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Remote working allows Kiwi businesses to staff offshore

Jun 08, 2022

Employers are 'offshoring' staff who can work remotely instead of employing migrants - and other countries are recruiting New Zealand workers to do the same.

TechNZ said its estimates of lost tax revenue in that sector amounted to the PAYE paid by staff during an average Queenstown summer.

BusinessNZ said statistics were hard to come by, but its director of advocacy, Catherine Beard, said she was hearing of more cases.

Salaries here meant New Zealand was also becoming the source for wealthier countries' offshore labour.

"I have heard anecdotally of firms looking to fill in ICT skill gaps via countries like the Philippines since Covid and particularly with the border closed for a while," Beard said.

"We have heard firms that are exporters have been pushed into hiring more staff offshore as a result of Covid and New Zealand being cut off from the world for a time.

"We are also hearing from some tech firms that US firms are offering Kiwis jobs that they can do remotely in New Zealand. Our pay rates make this a very good deal for countries where the wages are considerably higher."

Labour shortages and barriers to employing migrants could be pushing the trend as economies worldwide struggle with skills gaps.

While outsourcing of contracts such as manufacture and call centres is commonplace, a pandemic trend towards homeworking has also made it viable for specific roles and migrants.

Immigration lawyer Aaron Martin said he was being approached for advice on visas by companies who say the migrant already worked for them, and they needed to visit for meetings instead of working here full-time.

"What's happening now is many businesses are saying I actually don't need to bring the person into New Zealand. If I can integrate the delivery of the tasks and duties for that role into my business remotely, I mean, effectively, I can outsource it."

The government's immigration announcement last month was focused on bringing very highly skilled migrants into the country, but many of those were jobs that could be done remotely and therefore from overseas, he said.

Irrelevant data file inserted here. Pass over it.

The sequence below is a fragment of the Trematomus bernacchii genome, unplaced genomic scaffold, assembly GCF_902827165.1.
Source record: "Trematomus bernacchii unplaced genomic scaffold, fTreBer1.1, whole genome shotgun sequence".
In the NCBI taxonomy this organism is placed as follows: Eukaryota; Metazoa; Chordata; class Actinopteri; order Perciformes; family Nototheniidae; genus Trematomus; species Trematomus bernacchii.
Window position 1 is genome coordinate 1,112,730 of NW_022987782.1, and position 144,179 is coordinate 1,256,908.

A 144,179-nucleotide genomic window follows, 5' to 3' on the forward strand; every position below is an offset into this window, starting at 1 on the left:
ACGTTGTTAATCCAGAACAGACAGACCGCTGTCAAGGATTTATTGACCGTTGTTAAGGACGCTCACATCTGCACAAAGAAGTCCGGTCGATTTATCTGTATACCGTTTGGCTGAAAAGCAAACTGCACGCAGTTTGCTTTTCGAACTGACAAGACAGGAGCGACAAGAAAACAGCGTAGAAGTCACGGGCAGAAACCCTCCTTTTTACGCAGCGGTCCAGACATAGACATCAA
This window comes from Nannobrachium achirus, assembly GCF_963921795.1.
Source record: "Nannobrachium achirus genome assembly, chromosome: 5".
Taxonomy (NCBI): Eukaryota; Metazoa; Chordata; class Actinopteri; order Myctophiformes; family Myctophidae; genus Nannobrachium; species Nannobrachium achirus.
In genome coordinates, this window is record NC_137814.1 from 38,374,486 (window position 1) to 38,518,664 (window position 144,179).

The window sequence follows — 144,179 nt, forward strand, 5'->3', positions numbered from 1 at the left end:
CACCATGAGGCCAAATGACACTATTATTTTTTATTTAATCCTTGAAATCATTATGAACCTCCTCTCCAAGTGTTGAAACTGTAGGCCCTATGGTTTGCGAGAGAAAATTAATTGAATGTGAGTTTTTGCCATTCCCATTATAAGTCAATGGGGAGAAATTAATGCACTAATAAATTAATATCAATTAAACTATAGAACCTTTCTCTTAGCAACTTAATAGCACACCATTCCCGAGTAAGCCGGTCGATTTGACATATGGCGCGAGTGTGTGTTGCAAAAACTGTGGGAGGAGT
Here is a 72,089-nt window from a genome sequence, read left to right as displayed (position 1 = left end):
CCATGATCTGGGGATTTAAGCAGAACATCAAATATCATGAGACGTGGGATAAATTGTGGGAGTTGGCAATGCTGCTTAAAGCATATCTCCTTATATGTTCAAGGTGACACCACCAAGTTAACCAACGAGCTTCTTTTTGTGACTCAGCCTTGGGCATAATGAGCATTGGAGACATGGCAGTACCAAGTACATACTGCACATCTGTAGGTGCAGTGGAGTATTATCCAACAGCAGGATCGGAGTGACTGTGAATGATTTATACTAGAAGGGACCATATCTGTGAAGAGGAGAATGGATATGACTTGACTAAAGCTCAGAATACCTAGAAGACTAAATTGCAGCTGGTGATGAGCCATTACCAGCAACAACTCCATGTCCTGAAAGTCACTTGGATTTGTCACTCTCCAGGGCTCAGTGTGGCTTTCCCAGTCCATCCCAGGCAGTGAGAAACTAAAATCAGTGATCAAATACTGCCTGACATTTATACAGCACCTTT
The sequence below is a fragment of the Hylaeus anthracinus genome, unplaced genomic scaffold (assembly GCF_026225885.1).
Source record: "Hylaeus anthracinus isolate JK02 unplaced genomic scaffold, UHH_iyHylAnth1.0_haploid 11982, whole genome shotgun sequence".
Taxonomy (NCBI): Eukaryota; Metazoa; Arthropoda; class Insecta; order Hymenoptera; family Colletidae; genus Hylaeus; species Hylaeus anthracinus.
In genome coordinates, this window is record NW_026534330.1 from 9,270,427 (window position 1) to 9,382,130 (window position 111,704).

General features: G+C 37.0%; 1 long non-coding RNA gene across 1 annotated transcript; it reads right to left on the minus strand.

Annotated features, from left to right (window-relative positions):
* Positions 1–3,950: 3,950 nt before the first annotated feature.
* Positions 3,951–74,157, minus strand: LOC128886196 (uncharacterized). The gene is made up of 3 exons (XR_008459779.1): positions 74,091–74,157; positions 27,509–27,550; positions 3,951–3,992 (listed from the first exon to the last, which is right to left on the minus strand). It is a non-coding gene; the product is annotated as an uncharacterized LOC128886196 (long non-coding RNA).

Border restrictions had already made businesses consider how they dealt with skills gaps, and that would be exacerbated by them having to go through a three-stage visa process to get a work visa under the Accredited Employer Work Visa.

"I think you're going to have a lot of companies where they're faced with enormous wage inflation, and all these rules and issues around accreditation status and they're going to say 'well, do I actually need to bring the people here'?

"Can I actually get what I need from them in terms of a service or input into my business without them needing to get on a plane? And if the answer is yes, what you're going to see is that job exported overseas."

That would lead to employers not bound by the government's insistence on migrants being paid the median wage and other rules designed to cut migrant exploitation.

The only migrants that would be left were those whose roles were hands-on, he said.

Some migrants locked out of New Zealand by border restrictions continued to work for their business, such as engineering graduate Zhongxin Wang who told RNZ of his remote-work experiences in China.

Other, New Zealand, staff have been able to make lifestyle changes to work overseas while staying with the same employer.

Martin knew one New Zealand company whose design, manufacturing and delivery all happened overseas.

Uncertainty about new rules for getting residence if migrants' jobs were not on the recently announced Green List was also causing problems, he said.

"This government still thinks we're talking about a skill shortage. No, this is a labour shortage."

Globally, homeworking studies have shown modest increases in productivity from staff, and as employers have become accustomed to hybrid working practices, they have been increasingly embracing the extension of 'remote' to mean 'overseas'.

Days worked from home had risen from 5 percent to 25 percent, which under pre-pandemic levels of growth would have taken about 30 years to achieve.

But Covid-19 lockdowns, combined with file sharing and video calls had sped the process along to what appears now to be a longer-term working practice that may also usher in a move to a more globalised workforce that does not migrate.

TechNZ said overseas companies were coming here to expand too.

Many New Zealand companies were having to explore the option and others had already created or expanded their overseas operations during the pandemic.

"They are happy to do that," chief executive Graeme Muller said. "The challenge is that it's a very competitive market for talent and the talent's very mobile.

"Being able to come to New Zealand is a bit of a competitive advantage, being able to say they're on a pathway to residence - otherwise why would you take a role as an expert software developer working by yourself from home in India or South Africa or Brazil?

"Most of these high fliers want to work in a team with like-minded people and push the envelope on the technology they're developing and you don't really do that as well sitting in your bedroom."

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